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BMC pharmacology & toxicology

Modulation of hepatic perfusion did not improve recovery from hepatic outflow obstruction.


PMID 28651622

Abstract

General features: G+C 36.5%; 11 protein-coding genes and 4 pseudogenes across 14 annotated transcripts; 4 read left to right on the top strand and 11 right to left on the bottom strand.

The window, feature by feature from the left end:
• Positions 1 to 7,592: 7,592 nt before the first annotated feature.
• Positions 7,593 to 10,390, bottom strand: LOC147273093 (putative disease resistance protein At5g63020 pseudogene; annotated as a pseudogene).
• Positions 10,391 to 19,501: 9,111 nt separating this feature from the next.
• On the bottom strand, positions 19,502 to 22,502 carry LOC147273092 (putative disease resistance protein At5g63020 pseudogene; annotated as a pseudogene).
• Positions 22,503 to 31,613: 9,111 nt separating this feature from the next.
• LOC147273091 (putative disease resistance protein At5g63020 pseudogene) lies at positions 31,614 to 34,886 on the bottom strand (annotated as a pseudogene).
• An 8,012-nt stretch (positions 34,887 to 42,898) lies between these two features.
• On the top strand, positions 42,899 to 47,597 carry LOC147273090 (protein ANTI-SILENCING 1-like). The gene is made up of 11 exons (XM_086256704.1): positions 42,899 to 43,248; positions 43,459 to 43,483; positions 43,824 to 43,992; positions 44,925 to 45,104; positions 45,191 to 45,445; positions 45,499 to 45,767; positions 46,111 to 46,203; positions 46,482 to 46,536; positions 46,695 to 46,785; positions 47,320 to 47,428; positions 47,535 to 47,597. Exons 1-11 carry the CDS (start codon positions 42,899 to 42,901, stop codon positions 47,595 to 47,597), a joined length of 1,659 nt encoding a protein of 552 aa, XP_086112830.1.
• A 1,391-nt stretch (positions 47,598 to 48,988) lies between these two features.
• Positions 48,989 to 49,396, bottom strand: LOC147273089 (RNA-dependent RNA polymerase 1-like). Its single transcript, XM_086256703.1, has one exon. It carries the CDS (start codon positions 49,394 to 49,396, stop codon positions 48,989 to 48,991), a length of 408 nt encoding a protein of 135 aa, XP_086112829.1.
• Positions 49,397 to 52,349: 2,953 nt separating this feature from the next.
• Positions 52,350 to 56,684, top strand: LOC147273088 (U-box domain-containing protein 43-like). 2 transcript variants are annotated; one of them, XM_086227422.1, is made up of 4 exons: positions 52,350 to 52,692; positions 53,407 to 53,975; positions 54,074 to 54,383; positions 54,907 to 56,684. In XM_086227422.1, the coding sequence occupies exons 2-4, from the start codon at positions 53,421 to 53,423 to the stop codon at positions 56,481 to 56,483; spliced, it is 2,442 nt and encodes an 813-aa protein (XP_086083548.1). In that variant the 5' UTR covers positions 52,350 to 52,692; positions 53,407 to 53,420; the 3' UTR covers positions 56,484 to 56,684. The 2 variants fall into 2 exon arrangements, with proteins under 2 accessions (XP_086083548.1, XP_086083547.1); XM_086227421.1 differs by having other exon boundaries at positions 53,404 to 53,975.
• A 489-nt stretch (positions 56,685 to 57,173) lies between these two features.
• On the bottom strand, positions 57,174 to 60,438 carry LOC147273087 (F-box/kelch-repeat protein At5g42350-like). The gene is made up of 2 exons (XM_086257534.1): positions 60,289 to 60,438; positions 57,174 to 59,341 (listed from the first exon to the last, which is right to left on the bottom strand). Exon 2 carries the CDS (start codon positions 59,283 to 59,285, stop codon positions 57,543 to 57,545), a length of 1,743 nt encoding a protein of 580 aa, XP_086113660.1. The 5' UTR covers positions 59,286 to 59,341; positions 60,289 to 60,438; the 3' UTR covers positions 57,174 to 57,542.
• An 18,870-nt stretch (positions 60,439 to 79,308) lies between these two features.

Focal hepatic venous outflow obstruction frequently occurs after extended liver resection and leads to a portal hypertension, arterial hypoperfusion and parenchymal necrosis. In this study, we investigated the pharmacological modulation of liver perfusion and hepatic damage in a surgical model of hepatic outflow obstruction after extended liver resection by administration of 5 different drugs in comparison to an operative intervention, splenectomy. Male inbred Lewis rats (Lew/Crl) were subjected to right median hepatic vein ligation + 70% partial hepatectomy. Treatment consisted of a splenectomy or the application of saline, carvedilol or isosorbide-5-mononitrate (ISMN) (5 mg · kg Carvedilol and ISMN significantly decreased the portal pressure in normal non-operated rats from 11,1 ± 1,1 mmHg (normal rats) to 8,4 ± 0,3 mmHg (carvedilol) respectively 7,4 ± 1,8 mmHg (ISMN). ISMN substantially reduced surgery-induced portal hypertension from 15,4 ± 4,4 mmHg to 9,6 ± 2,3 mmHg. Only splenectomy reduced the portal flow immediately after operation by approximately 25%. No treatment had an immediate effect on the hepatic arterial perfusion. In all treatment groups, portal flow increased by approximately 3-fold within 24 h after operation, whereas hepatic arterial flow decreased substantially. Neither treatment reduced hepatic damage as assessed 24 h after operation. The distribution of proliferating cells appeared very similar in all drug treated groups and the splenectomy group. Transient relative reduction of portal pressure did not result in a reduction of hepatic damage. This might be explained by the development of portal hyperperfusion which was accompanied by arterial hypoperfusion.